In Spanish we could call it “complementary duality”. Duality exists on many sides, but it is bipolar; our idea is that there is a complementary duality that is not the opposite of one another. There can’t be man without a woman, but none is worth more than the other.
There are feminists who have criticized this approach, “Your idea of complementarity is nothing, it has always been like that. The Bible says that women and men complement each other, but women are worth 10 percent and men 90. That is, there can be complementarity in hierarchy. What do you do for this complementarity not to be hierarchical?” Under the Mayan Peoples’ worldview, balance exists as a principle of life, and it allows for overseeing the complementary duality so that, in this case, it is not hierarchical.
I am surprised and wonder: What period of time did our societies live in to have established a language that reflects a worldview that not only includes women but names them before men and does so horizontally? Remember that languages reflect social relationships. Now we have such destructive and hierarchical relationships. In the systems in which we live in, our languages have been rescinded to a world of thoughts, no longer oriented to practice, it seems. The important thing is that they still live in our hearts and, therefore, it is possible to remember them, to place them again in dialogue so that they become our life and political horizons.
The Popol Vuj says that Ixpiyacoc and Ixmucané created the first four men and the first four women out of stone-ground corn dough. These names have the prefix ix, which is exclusive to women. So far I have seen that all the translators of the Popol vuj think that Ixpiyacoc is a man and Ixmucané is a woman, because in their description they are named as twice grandmother, twice grandfather, but no; Ixpiyacoc and Ixmucané are highly respected authorities, who had the quality of mother-father and grandmother-grandfather, but both are women’s energy.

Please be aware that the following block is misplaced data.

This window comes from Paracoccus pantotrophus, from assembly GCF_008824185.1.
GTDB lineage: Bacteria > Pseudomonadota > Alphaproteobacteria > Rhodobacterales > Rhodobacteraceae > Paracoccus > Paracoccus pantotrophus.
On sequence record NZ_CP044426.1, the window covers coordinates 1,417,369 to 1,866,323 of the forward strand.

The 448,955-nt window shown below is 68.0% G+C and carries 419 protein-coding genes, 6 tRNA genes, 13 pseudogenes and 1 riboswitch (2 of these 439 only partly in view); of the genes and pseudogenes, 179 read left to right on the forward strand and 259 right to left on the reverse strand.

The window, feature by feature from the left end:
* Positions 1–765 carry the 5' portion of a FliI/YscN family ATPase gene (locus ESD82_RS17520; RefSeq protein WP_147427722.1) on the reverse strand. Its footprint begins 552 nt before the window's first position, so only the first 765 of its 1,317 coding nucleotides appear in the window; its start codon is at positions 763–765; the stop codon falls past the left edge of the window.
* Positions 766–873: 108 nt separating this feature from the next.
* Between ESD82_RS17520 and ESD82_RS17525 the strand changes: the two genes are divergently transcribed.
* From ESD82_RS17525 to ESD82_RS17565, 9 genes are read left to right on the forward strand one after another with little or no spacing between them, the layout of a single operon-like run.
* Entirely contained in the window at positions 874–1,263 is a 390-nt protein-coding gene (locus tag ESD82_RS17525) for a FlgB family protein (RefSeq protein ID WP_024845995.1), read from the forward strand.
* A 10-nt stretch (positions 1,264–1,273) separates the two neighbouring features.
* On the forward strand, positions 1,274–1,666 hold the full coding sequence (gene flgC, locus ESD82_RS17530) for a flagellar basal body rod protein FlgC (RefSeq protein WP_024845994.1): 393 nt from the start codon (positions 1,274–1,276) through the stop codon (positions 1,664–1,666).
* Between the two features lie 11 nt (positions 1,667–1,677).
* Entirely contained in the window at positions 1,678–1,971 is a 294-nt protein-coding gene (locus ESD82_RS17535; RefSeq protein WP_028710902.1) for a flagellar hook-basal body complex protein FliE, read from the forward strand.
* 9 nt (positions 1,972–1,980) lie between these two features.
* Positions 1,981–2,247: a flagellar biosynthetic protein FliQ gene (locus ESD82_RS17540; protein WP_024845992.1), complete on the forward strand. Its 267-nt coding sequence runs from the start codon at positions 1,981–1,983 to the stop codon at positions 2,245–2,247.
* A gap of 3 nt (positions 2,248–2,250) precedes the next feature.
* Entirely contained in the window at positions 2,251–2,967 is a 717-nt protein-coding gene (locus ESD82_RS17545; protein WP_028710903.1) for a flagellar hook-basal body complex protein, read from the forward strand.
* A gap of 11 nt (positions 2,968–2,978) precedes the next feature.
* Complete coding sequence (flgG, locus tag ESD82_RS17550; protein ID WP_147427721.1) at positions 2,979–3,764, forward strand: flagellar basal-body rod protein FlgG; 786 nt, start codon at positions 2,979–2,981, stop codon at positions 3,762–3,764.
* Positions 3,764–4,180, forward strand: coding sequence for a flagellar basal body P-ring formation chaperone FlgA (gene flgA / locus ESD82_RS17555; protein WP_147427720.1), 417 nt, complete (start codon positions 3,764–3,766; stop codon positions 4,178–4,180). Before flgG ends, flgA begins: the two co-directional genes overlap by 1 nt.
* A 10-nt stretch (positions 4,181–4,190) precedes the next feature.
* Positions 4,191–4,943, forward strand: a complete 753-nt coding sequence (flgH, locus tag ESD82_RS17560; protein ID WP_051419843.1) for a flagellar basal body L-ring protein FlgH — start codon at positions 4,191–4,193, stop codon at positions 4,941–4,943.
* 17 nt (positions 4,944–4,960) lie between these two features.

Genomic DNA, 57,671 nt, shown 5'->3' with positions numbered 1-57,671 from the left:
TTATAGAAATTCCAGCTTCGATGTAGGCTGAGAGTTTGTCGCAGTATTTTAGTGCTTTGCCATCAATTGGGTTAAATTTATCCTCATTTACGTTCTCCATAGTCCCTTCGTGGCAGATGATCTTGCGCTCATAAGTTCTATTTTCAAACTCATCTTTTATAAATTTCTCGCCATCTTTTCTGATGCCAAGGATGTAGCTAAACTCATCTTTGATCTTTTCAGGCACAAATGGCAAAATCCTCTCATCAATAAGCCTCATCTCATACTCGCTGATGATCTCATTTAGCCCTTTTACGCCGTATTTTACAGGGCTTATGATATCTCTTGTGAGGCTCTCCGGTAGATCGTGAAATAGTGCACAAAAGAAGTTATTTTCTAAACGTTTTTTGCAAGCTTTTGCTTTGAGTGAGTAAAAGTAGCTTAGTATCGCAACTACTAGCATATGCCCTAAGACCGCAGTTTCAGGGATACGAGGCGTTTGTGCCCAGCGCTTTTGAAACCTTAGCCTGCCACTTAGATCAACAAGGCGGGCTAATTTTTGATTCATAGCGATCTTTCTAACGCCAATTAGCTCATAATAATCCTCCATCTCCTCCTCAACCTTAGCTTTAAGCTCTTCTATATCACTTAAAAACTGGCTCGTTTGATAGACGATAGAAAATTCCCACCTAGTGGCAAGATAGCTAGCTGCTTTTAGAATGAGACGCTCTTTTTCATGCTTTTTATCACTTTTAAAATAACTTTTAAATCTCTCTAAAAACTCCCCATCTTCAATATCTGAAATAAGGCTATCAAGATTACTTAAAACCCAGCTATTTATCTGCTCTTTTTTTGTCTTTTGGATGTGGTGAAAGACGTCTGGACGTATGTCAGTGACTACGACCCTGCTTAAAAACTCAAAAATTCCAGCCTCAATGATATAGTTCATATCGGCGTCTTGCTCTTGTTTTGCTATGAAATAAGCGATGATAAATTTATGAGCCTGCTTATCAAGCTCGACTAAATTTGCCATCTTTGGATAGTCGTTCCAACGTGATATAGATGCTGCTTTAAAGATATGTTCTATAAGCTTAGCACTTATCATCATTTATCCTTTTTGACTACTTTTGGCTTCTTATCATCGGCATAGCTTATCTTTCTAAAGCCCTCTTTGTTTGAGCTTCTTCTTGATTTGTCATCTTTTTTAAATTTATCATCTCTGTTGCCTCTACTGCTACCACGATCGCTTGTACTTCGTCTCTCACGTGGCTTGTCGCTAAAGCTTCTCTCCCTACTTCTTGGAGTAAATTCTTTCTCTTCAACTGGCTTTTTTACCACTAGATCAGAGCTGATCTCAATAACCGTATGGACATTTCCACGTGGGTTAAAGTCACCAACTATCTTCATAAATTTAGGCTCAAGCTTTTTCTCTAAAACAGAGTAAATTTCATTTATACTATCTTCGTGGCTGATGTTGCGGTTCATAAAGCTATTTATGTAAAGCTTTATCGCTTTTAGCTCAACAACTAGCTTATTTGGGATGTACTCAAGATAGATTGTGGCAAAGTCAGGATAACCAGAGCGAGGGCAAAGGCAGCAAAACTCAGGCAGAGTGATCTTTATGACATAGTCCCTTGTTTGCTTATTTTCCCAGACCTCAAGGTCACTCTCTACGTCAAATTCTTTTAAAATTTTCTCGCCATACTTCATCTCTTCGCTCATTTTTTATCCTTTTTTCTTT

Oyèrónké Oyèwùmí proposes that gender was not an organizing principle of the Yoruba society. From your reading of the Popol vuj, could we conclude something similar for Mesoamerican societies prior to the establishment of the colonial order?
Oyèwùmí finds that gender is a principle that does not explain the ancient social relations in Yoruba societies, but it does explain them and it almost becomes a hegemonic principle after the arrival of international organizations. The same is true in our societies. The explanatory principle could be that we all complement each other, that we are all part of life and of the whole. The principle of existence is not the individual but the pair, through which agreements can be created and life can be built on the poly and the pluri. Gender was not a basic organization of Native Peoples, that comes later.
In regards to the indigenous women’s movement, there is a debate about whether or not to call it feminism. Some call themselves feminists, others assume themselves as community feminists. Yet other, we prefer not to call ourselves feminists. Is it possible to talk about an indigenous feminism?
In Western societies, women’s struggle to subvert the patriarchal system was defined as feminism. Since the supremacist Western thought is not questioned, people assume all women in the world who fight against patriarchy are feminists, but feminism emerged during a specific point in time, and women’s struggles arose in many places. The fact that they call all women’s struggles “feminism” shows a Western epistemic alleged superiority. Like you, I am not an anti-feminist, but I am a critic of colonial feminism. Not all women who make radical criticisms of patriarchy want to call ourselves feminists. In criticizing colonialism, patriarchy, capitalism, we are much more than feminists. Because in many cases feminism only accounts for patriarchy without its broader and perverse connection with other forms of domination.
I do not define myself as a feminist because I want to reclaim Mayan epistemologies or “indigenous” epistemologies as a way of achieving autonomy or sovereignty. If I defined myself as a feminist, I would feel in epistemic subordination or subalternity. Is there an indigenous feminism? I could say that there are indigenous feminists, but I do not know if there is one indigenous feminism or several. Community feminism is largely embraced by indigenous women, but others also participate in decolonial, anti-colonial, and anti-racist feminisms. Others, as I have said, do not call ourselves feminists, and we know why we chose not to do so.
From our epistemologies we continue to think about our Peoples, we continue to build community, because we are not only part of them, but we are nations and we are community, that is how we live and how we defend it. There is much work to be done against capitalist, colonial, racist, and patriarchal violence. I am in a thousand things, but I am happy about the possibility of doing and thinking alongside many people.
SOURCE: Originally published and with authorization of La Revista de la Universidad de México. English translation by Awasqa.